in operator to see if the name “Marge” is in names.
Remember: Python is case-sensitive.
In pseudo-code, we could write this as:
if Marge is in names: then print off True
Because Python resembles English syntax so closely, we only have to make a few modifications to make this work in actual code.
if "Marge" in names: print (True)
This same thing can also be done in reverse. What if we wanted to know if another person was not in
names. We could write that as pseudo-code that looks something like this:
if Tom is not in names: then print off Tom is not on the list
Python makes this construction simple because the
in operator has a negative version to,
not in. This operator functions precisely the same way, but it is the opposite of the
in operator. Let’s see it in action.
if "Tom" not in names: print ("Tom is not in the list.")
Tom is not in the list.
Notice that we have successfully created a conditional statement that checked to see if a string is not in
not in also work with checking if a substring appears in a string. If we wanted to see if a a substring
Jerry appears in the text
Tom and Jerry, we could create a conditional that looks something like this:
if "Tom" in "Tom and Jerry": print("Tom found.")
In the Trinket application below, experiment with
not in and conditional statements.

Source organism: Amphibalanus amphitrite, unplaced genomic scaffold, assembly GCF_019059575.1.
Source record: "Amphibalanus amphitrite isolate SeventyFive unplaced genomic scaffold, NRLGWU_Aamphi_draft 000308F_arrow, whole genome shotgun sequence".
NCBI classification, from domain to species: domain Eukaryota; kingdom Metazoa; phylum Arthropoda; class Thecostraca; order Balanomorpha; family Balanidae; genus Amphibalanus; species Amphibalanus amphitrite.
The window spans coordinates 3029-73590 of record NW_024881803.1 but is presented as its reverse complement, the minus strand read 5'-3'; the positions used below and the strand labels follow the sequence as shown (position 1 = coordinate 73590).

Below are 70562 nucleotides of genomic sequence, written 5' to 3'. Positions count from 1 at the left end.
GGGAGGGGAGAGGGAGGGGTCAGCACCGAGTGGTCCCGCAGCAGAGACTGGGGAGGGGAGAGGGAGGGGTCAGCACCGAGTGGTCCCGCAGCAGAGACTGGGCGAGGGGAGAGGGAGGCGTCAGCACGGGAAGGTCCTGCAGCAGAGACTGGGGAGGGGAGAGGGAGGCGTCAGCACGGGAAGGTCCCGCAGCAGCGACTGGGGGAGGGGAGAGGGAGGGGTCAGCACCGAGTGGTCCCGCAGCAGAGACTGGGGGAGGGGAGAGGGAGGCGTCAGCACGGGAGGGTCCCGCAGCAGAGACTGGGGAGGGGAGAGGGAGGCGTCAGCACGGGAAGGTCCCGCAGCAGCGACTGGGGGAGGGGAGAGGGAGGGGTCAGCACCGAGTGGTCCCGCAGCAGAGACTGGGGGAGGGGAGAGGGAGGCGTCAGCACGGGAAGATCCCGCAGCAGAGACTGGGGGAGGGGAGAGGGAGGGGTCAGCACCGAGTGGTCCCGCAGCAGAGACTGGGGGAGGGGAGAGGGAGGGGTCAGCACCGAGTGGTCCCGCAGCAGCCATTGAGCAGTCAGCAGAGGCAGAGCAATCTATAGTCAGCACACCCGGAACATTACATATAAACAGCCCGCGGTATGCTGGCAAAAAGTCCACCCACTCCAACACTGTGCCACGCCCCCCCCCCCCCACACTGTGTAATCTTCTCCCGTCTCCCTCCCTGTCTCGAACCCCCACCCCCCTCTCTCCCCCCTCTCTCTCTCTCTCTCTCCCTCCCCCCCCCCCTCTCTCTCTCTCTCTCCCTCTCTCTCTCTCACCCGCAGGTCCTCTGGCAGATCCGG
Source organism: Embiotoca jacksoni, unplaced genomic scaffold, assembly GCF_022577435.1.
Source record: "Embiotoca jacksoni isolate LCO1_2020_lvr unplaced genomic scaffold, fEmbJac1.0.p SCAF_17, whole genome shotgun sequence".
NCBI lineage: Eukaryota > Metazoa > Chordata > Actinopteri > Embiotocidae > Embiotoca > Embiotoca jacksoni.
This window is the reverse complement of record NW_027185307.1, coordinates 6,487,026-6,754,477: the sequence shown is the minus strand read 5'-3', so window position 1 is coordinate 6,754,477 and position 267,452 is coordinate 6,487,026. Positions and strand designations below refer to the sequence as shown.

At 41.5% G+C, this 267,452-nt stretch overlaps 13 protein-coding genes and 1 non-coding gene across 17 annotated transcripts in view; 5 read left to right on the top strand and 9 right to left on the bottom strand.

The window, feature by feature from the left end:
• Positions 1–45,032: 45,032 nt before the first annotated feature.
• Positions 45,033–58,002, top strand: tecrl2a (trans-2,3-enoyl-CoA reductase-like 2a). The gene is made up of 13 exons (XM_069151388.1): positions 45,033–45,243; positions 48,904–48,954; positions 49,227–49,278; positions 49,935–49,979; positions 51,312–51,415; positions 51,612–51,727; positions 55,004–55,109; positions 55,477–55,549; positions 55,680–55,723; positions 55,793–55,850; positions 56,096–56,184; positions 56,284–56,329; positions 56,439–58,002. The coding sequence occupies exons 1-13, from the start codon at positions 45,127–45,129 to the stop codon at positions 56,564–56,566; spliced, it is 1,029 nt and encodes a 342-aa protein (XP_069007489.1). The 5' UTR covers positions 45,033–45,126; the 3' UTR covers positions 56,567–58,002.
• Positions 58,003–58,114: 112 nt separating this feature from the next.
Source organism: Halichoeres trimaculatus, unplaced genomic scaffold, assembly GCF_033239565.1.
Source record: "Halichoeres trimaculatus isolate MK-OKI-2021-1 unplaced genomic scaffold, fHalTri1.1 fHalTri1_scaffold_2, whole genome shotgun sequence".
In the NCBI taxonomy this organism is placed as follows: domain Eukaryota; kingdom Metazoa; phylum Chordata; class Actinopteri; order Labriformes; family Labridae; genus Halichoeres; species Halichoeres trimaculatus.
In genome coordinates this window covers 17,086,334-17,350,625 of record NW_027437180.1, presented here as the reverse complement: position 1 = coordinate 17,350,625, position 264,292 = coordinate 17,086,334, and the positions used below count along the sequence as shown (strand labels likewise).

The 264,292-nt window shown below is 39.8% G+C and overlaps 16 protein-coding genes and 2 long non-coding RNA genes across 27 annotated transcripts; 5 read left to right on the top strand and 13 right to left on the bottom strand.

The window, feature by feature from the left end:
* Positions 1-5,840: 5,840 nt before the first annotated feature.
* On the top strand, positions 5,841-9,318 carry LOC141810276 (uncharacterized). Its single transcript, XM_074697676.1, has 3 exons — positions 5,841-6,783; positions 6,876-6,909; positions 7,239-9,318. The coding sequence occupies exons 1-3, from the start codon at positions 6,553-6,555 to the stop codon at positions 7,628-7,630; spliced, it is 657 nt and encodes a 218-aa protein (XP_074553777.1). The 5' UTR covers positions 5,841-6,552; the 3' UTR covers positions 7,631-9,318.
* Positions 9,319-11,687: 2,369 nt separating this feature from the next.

This chapter has introduced the three essential components of conditional statements: if, else, and elif. I would recommend practicing with these on your own data. The best way to learn about conditionals is to use them. Remember, as you write them in Python, speak out loud in English. I still speak aloud (or in my mind) pseudo code as I write in proper Python syntax.
quiz = ''' # What are the three words you use to create conditional statements? mc * if -c t -f * elif -c t -f * else -c t -f * then -c f -f # Conditionals require you to indent. mc * True -c t -f * False -c f -f # Conditionals allow you to structure binary logic in your code. mc * True -c t -f * False -c f -f # Which of the following is a good example of a conditional statement? mc * if x > 0: -c t -f * if x > 0 -c f -f Remember, in Python a conditional statement should be followed by : * if x = 0: -c f -f Remember, you use a double = to state equal to * If x > 0: -c f -f Incorrect. Note the capitalized I in If '''
from jupyterquiz import display_quiz import md2json import json myquiz = md2json.convert(quiz) myquiz = json.loads(myquiz) display_quiz(myquiz)